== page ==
Is Technology Disrupting Our Natural Sleeping Patterns?


Freelance writer Jane Evans reminds us that good technology habits lead to better sleep in this contributed post.

Technology: The Greatest Sleep Deterrent of Our Times 

Nearly a third of all Americans, equating to more than 40 million, are sleep deprived according to data released by the U.S. Centers for Disease Control and Prevention (CDC). Although stress, medication, work schedules and underlying medical conditions are historically among the most prevalent causes of insomnia and other sleeping disorders, there is a new villain in town: technology. While we have known for some time that artificial light, can wreak havoc with our circadian rhythms, we are becoming increasingly dependent on electronic devices such as smartphones, tablets, TVs and computers, to the great detriment of our health and wellbeing. But just how does technology cause us to toss and turn all night? Let’s have a closer look at the immense impact our favorite gadgets have on our sleep.

Technology can wake you up, repeatedly

Even if you don’t use your smartphone or tablet shortly before bedtime, they can still disrupt your sleep with the incessant alerts of texts, emails, calls, and reminders. Nearly two-thirds of adults (and as much as 90% of those between the ages of 18 and 29) take their electronic devices to the bedroom, leaving them switched on throughout the night, as reported by the Pew Research Center. Being woken up even just once a night by a cellphone alert can cost you as much as an hour of sleep a night which is a lot considering the average adult requires between 8 and 9 hours of sleep every day. When you go to bed, either switch your devices off or leave them in another room.

Over-stimulation keeps your mind awake

If you are prone to playing games on your phone, chatting on social media or browsing the web shortly before bedtime, chances are you will not only battle to fall asleep but stay asleep as well. This is due to your brain being over-stimulated to the extent where your mind does not want to shut down, allowing you to fall asleep. With the National Sleep Foundation estimating that nearly 95% of Americans fail to give their eyes and minds a break from electronic devices prior to bed-time, it is no wonder that the prevalence of insomnia is so high. Give yourself at least an hour of screen-free time before you go to bed to allow your mind to settle and your melatonin production to kick in.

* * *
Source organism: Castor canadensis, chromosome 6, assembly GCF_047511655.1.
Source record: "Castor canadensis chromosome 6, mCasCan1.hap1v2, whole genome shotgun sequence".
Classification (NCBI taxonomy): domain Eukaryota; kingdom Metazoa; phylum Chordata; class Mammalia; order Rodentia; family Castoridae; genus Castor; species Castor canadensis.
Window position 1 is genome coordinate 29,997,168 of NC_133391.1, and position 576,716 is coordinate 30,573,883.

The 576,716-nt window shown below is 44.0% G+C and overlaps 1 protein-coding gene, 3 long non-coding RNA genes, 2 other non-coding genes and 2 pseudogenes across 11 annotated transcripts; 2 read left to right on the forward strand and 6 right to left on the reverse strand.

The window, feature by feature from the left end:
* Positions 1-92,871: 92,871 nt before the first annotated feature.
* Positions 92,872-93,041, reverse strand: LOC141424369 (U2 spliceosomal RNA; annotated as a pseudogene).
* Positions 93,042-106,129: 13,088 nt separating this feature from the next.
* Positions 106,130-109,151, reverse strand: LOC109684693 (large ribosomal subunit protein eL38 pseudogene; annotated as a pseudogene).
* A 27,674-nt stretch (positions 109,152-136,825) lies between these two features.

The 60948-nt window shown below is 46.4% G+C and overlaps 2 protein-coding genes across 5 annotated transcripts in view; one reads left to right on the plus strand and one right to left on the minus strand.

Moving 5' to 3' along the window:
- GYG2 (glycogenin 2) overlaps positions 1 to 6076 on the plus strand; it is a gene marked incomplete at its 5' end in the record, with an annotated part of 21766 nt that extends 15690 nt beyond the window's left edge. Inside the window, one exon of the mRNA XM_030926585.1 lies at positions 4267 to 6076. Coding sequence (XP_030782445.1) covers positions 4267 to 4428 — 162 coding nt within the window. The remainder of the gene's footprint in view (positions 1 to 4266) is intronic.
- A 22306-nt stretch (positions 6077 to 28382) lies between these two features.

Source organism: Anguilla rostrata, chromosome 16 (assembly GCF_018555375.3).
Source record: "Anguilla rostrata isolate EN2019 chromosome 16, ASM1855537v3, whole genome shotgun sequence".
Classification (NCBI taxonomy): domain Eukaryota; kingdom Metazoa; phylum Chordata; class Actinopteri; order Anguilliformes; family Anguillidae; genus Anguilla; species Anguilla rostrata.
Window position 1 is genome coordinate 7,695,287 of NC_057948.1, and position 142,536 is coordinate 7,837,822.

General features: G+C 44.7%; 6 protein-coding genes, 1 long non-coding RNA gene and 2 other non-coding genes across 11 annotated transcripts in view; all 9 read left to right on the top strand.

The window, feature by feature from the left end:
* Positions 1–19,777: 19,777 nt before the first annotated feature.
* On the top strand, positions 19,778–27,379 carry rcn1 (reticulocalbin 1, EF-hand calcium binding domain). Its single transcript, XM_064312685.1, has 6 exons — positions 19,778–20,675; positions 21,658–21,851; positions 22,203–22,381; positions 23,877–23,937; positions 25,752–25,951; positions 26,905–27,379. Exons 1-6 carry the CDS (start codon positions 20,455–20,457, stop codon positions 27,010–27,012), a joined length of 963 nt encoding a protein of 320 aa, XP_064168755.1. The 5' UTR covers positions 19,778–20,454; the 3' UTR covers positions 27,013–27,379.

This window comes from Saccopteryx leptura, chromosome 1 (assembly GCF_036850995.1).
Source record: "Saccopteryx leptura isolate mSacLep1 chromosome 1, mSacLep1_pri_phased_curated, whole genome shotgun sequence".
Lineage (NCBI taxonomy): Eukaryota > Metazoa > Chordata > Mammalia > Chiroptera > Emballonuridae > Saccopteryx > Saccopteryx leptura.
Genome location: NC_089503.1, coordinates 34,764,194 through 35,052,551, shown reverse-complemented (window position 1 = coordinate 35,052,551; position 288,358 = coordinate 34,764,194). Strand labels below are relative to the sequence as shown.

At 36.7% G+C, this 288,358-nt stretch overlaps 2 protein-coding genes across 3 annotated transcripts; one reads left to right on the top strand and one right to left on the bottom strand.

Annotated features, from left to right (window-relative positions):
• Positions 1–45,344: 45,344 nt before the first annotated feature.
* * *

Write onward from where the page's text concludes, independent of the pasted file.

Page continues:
Is there a difference between passive and interactive activity? 

The type of electronic device you are using, together with the duration of use and the type of application can all affect your sleep in varying ways.  Interactive use of a device, such as chatting or playing games has been found to be substantially more detrimental to sleep than passive use, which includes reading an online book or watching movies. The effects of passive use should in no way be ignored though as it can also hinder the production of melatonin. A study conducted at Harvard University found that people who make use of e-readers require, on average, ten minutes more than their paper-reading counterparts to fall asleep.

As much as technology has become a blessing in our lives, it can also be a curse if used excessively. If you want to remain healthy and productive, it is important to ensure that your device usage is not hampering your sleep in any way.

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